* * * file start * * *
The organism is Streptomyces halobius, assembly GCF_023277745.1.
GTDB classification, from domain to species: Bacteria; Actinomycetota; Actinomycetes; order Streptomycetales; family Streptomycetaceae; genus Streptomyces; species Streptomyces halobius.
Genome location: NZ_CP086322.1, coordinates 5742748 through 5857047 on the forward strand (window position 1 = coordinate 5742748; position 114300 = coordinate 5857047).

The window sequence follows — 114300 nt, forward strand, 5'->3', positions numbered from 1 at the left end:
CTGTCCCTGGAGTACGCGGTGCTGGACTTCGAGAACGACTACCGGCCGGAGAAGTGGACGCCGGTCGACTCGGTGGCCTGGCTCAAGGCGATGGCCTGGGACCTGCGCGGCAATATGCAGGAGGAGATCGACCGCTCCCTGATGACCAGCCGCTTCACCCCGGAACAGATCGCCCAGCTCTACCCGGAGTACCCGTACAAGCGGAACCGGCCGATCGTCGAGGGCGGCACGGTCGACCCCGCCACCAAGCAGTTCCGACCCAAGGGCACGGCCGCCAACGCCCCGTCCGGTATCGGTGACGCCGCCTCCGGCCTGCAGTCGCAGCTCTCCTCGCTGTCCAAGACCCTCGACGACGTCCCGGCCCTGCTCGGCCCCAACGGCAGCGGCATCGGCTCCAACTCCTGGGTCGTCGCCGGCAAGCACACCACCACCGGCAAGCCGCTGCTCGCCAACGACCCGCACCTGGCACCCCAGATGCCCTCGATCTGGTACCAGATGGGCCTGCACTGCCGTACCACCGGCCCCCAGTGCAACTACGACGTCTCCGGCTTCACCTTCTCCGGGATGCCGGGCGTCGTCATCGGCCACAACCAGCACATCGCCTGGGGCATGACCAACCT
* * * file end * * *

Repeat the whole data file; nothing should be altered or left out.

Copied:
The organism is Streptomyces halobius, assembly GCF_023277745.1.
GTDB classification, from domain to species: Bacteria; Actinomycetota; Actinomycetes; order Streptomycetales; family Streptomycetaceae; genus Streptomyces; species Streptomyces halobius.
Genome location: NZ_CP086322.1, coordinates 5742748 through 5857047 on the forward strand (window position 1 = coordinate 5742748; position 114300 = coordinate 5857047).

The window sequence follows — 114300 nt, forward strand, 5'->3', positions numbered from 1 at the left end:
CTGTCCCTGGAGTACGCGGTGCTGGACTTCGAGAACGACTACCGGCCGGAGAAGTGGACGCCGGTCGACTCGGTGGCCTGGCTCAAGGCGATGGCCTGGGACCTGCGCGGCAATATGCAGGAGGAGATCGACCGCTCCCTGATGACCAGCCGCTTCACCCCGGAACAGATCGCCCAGCTCTACCCGGAGTACCCGTACAAGCGGAACCGGCCGATCGTCGAGGGCGGCACGGTCGACCCCGCCACCAAGCAGTTCCGACCCAAGGGCACGGCCGCCAACGCCCCGTCCGGTATCGGTGACGCCGCCTCCGGCCTGCAGTCGCAGCTCTCCTCGCTGTCCAAGACCCTCGACGACGTCCCGGCCCTGCTCGGCCCCAACGGCAGCGGCATCGGCTCCAACTCCTGGGTCGTCGCCGGCAAGCACACCACCACCGGCAAGCCGCTGCTCGCCAACGACCCGCACCTGGCACCCCAGATGCCCTCGATCTGGTACCAGATGGGCCTGCACTGCCGTACCACCGGCCCCCAGTGCAACTACGACGTCTCCGGCTTCACCTTCTCCGGGATGCCGGGCGTCGTCATCGGCCACAACCAGCACATCGCCTGGGGCATGACCAACCT